Like it's been stated, older isn't always better. All spirits peak when aging. There is a certain point where it just can't get any better... And this point is completely 100% subjective. Bourbon also matures more quickly than scotch because it is aged in new barrels, while scotch is usually aged in old wine or bourbon barrels.

I like both scotch and bourbon, but generally I prefer bourbon. It's entirely a matter of opinion, of course.

Sijan
01-13-2008, 19:56
Grain quality is not really determinative of the quality of American whiskey. I don't think there are any notable differences.

pepcycle
01-14-2008, 12:50
Just as an FYI.Every truckload of grain that's delivered to a distillery has core samples taken from several locations in the truck. The samples are tested for moisture content, the presence of mold or off odors etc and a few other tests. If the grain isn't up to the standards of that distillery, they turn the truck away.
Doesn't happen often, but it does.

It might become regulated soon

http://www.ethanolproducer.com/article.jsp?article_id=3413

Sycamore Tree
01-14-2008, 17:34
Well if the grains are all pretty much the same and the barrel has to be new oak, then what is the key determinant on quality?
Mash Bill? That has to be considered a flavoring device, not a qualty factor.

I usually like a high corn content, but sometimes I am in the mood for a rye. Just like sometimes I like Chocolate ice cream and sometimes Vanilla.

TNbourbon
01-14-2008, 17:53
...then what is the key determinant on quality?..

In case you missed it, you might take a look at this post/thread:
http://www.straightbourbon.com/forums/showpost.php?p=107129&postcount=2

Keep in mind, too, that Timothy's fine dissertation is NOT exhaustive!
While he was talking about duplicating a past taste, it also almost identically applies to what makes bourbon taste like it does -- when it's good or not-so-good.

barturtle
01-14-2008, 18:18
Well if the grains are all pretty much the same and the barrel has to be new oak, then what is the key determinant on quality?


It's never one thing...in anything. It's never one thing that makes a relationship work or not work, that makes a job worth working or quitting.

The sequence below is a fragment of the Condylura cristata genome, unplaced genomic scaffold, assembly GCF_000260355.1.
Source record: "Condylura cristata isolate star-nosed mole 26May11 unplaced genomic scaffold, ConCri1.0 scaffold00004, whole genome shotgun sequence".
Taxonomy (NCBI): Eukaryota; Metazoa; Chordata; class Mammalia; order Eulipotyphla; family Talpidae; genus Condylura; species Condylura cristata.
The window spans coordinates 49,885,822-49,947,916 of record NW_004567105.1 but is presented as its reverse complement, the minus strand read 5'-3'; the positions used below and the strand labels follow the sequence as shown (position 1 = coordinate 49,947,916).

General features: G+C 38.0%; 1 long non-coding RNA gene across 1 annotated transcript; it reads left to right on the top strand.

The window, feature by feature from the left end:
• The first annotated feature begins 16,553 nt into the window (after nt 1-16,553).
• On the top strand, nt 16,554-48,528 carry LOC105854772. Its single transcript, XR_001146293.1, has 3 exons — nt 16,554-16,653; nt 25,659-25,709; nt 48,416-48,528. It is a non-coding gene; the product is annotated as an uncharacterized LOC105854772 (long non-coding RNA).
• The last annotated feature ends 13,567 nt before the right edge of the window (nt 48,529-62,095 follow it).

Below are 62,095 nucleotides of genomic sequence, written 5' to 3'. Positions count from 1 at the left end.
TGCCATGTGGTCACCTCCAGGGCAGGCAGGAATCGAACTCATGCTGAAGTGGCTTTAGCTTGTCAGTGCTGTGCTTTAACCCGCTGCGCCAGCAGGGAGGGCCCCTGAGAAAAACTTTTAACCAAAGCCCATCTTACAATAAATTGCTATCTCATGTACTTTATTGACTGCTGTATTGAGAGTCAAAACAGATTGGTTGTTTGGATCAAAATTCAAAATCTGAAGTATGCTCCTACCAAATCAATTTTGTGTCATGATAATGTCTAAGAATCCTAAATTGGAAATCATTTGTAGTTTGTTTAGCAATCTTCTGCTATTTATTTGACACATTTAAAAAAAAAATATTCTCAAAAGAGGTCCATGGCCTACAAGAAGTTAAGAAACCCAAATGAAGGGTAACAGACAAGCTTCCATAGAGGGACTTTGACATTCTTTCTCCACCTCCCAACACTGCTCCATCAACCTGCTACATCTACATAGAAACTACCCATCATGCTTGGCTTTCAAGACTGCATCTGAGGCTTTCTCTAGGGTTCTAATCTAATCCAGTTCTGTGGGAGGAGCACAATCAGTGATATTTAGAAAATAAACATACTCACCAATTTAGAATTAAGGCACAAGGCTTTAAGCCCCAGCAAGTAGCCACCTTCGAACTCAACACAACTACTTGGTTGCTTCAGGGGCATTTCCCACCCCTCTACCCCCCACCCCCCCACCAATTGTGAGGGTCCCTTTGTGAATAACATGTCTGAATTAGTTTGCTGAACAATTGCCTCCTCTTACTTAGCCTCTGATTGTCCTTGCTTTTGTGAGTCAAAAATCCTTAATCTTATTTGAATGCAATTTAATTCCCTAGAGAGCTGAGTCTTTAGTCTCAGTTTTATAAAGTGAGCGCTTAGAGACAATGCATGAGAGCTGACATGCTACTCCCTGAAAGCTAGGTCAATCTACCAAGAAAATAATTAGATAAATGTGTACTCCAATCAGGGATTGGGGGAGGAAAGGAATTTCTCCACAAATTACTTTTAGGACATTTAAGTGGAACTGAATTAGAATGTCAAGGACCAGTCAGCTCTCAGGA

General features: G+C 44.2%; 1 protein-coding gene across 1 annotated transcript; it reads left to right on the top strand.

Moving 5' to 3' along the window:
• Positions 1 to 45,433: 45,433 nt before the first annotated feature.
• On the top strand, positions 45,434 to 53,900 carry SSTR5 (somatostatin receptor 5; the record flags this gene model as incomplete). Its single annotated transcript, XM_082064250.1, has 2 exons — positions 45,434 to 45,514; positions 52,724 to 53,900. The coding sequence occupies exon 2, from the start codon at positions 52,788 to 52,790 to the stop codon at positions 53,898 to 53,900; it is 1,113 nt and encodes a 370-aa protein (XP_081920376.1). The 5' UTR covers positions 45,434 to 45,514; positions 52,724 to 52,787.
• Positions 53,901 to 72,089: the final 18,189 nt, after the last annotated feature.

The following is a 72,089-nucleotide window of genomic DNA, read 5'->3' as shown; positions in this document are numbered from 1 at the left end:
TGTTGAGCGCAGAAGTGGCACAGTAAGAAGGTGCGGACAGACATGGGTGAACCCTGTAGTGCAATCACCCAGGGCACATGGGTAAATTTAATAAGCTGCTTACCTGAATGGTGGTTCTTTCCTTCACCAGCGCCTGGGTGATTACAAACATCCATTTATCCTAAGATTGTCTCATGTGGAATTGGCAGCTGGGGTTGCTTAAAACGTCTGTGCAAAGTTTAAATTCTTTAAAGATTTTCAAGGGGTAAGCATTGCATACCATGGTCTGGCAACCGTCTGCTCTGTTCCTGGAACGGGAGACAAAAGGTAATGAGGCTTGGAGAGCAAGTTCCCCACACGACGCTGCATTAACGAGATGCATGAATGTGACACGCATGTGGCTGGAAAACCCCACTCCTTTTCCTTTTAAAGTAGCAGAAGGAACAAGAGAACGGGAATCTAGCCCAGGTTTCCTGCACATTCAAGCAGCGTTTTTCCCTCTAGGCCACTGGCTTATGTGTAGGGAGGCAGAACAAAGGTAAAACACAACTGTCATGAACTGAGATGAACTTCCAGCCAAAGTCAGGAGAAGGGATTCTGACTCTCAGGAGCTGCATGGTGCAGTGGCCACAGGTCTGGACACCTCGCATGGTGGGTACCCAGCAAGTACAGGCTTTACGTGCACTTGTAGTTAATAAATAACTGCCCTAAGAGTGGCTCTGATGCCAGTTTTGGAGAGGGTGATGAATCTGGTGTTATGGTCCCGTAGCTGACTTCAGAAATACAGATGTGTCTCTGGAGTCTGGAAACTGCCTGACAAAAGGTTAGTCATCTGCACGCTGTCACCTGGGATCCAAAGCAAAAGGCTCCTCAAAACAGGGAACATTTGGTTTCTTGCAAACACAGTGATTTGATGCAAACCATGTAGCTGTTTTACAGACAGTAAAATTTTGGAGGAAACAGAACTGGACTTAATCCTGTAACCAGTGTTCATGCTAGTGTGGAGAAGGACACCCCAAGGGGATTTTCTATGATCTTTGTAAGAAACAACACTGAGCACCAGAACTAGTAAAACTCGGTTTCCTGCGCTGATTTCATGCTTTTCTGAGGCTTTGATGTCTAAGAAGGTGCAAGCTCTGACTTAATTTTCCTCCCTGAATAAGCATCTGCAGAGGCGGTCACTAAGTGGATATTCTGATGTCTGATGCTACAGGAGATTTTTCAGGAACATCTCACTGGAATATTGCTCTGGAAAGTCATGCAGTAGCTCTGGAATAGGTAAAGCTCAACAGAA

Think about cars.

What makes a car a quality car?

Is it dependability? What if that dependable car is ugly as hell or gets crappy gas mileage or is slow enough that it can barely make the speed limit?

Lets say that the car is dependable and pretty and fuel efficient and quick? Is it quality now? What if it is uncomfortable and noisy and has blind spots you could hide a B-52 in?

Fix all those problems and does even that make it quality? Doubt it.

What makes bourbon, quality bourbon? Luckily bourbon only has to do one thing right, it has to taste good...to the taster...if it tastes good to that person and they feel it tastes good for what they paid for it, they get to say that that is quality bourbon...and no matter what anybody else says, it's still quality bourbon to you.

cowdery
01-14-2008, 18:28
All of the distilleries have grain programs and feel they are getting the best grain available. At the same time, they'll also admit that the basic specs are the same and many distilleries buy from the same sources. I think what's perhaps confusing here is that no one is using a special grain variety or grain grown in some special way. No one is using grain that can, objectively, be called better than the grain anyone else is using. It's pretty much #2 corn, #1 wheat and #1 rye, and everybody, including the brewers, gets their barley malt from the same maltsters.